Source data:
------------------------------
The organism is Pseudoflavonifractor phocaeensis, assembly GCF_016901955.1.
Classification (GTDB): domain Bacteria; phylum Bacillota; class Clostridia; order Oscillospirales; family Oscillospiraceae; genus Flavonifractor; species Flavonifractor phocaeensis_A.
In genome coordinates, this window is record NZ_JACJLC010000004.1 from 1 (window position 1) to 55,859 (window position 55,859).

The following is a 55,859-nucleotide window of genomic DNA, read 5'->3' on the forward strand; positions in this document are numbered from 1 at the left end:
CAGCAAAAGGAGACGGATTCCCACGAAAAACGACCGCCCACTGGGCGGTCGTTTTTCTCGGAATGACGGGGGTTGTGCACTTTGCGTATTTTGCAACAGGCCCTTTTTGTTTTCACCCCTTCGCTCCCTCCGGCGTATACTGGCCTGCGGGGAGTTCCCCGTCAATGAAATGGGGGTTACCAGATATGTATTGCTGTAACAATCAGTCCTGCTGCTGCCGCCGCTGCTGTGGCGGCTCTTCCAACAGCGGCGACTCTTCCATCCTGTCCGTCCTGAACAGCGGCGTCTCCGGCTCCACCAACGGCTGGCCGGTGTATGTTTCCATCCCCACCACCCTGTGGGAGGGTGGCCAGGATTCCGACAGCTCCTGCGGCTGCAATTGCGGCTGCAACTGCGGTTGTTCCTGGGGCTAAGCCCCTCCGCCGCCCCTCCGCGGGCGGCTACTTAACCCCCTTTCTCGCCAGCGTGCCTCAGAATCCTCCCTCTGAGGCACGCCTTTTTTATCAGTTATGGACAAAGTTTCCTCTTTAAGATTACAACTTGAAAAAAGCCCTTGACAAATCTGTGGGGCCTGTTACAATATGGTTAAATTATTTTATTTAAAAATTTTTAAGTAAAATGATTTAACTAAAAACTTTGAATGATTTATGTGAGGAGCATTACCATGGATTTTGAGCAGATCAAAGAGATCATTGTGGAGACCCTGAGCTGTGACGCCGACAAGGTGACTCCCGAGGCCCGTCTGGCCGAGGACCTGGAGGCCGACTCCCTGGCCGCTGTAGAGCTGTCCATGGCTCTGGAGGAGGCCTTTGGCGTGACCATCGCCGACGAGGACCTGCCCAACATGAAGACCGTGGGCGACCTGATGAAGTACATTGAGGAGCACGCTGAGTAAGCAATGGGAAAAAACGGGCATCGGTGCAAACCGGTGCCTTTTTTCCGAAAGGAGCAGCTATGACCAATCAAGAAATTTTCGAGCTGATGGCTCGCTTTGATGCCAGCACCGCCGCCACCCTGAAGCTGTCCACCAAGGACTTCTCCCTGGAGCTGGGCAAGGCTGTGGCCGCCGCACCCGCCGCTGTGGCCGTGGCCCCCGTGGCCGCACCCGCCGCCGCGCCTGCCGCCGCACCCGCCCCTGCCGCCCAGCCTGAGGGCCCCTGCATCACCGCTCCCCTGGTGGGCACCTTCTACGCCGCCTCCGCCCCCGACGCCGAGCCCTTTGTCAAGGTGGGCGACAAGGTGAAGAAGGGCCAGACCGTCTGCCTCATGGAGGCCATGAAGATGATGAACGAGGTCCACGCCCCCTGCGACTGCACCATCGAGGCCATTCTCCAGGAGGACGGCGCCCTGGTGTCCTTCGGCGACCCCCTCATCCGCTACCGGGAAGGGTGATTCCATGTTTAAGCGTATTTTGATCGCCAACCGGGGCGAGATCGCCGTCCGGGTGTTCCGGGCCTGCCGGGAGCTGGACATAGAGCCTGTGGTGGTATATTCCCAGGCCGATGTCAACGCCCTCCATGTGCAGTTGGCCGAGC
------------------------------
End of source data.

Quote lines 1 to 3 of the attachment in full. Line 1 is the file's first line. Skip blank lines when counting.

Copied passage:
The organism is Pseudoflavonifractor phocaeensis, assembly GCF_016901955.1.
Classification (GTDB): domain Bacteria; phylum Bacillota; class Clostridia; order Oscillospirales; family Oscillospiraceae; genus Flavonifractor; species Flavonifractor phocaeensis_A.
In genome coordinates, this window is record NZ_JACJLC010000004.1 from 1 (window position 1) to 55,859 (window position 55,859).